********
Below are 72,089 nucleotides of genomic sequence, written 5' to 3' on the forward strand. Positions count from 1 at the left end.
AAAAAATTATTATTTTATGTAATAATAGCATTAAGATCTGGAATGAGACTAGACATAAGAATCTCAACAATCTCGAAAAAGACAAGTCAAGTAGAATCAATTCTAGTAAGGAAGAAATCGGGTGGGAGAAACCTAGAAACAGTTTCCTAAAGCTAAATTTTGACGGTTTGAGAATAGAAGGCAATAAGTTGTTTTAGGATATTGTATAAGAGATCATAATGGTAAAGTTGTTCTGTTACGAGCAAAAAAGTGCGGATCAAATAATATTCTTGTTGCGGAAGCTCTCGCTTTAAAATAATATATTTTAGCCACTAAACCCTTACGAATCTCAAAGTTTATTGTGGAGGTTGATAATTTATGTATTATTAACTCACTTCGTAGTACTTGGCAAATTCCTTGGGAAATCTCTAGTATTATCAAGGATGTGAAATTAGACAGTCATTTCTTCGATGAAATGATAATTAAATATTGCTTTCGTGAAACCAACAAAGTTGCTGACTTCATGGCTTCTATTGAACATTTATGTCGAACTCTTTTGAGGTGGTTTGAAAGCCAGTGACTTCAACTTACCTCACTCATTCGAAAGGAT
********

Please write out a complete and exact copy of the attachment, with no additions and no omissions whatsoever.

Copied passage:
Below are 72,089 nucleotides of genomic sequence, written 5' to 3' on the forward strand. Positions count from 1 at the left end.
AAAAAATTATTATTTTATGTAATAATAGCATTAAGATCTGGAATGAGACTAGACATAAGAATCTCAACAATCTCGAAAAAGACAAGTCAAGTAGAATCAATTCTAGTAAGGAAGAAATCGGGTGGGAGAAACCTAGAAACAGTTTCCTAAAGCTAAATTTTGACGGTTTGAGAATAGAAGGCAATAAGTTGTTTTAGGATATTGTATAAGAGATCATAATGGTAAAGTTGTTCTGTTACGAGCAAAAAAGTGCGGATCAAATAATATTCTTGTTGCGGAAGCTCTCGCTTTAAAATAATATATTTTAGCCACTAAACCCTTACGAATCTCAAAGTTTATTGTGGAGGTTGATAATTTATGTATTATTAACTCACTTCGTAGTACTTGGCAAATTCCTTGGGAAATCTCTAGTATTATCAAGGATGTGAAATTAGACAGTCATTTCTTCGATGAAATGATAATTAAATATTGCTTTCGTGAAACCAACAAAGTTGCTGACTTCATGGCTTCTATTGAACATTTATGTCGAACTCTTTTGAGGTGGTTTGAAAGCCAGTGACTTCAACTTACCTCACTCATTCGAAAGGAT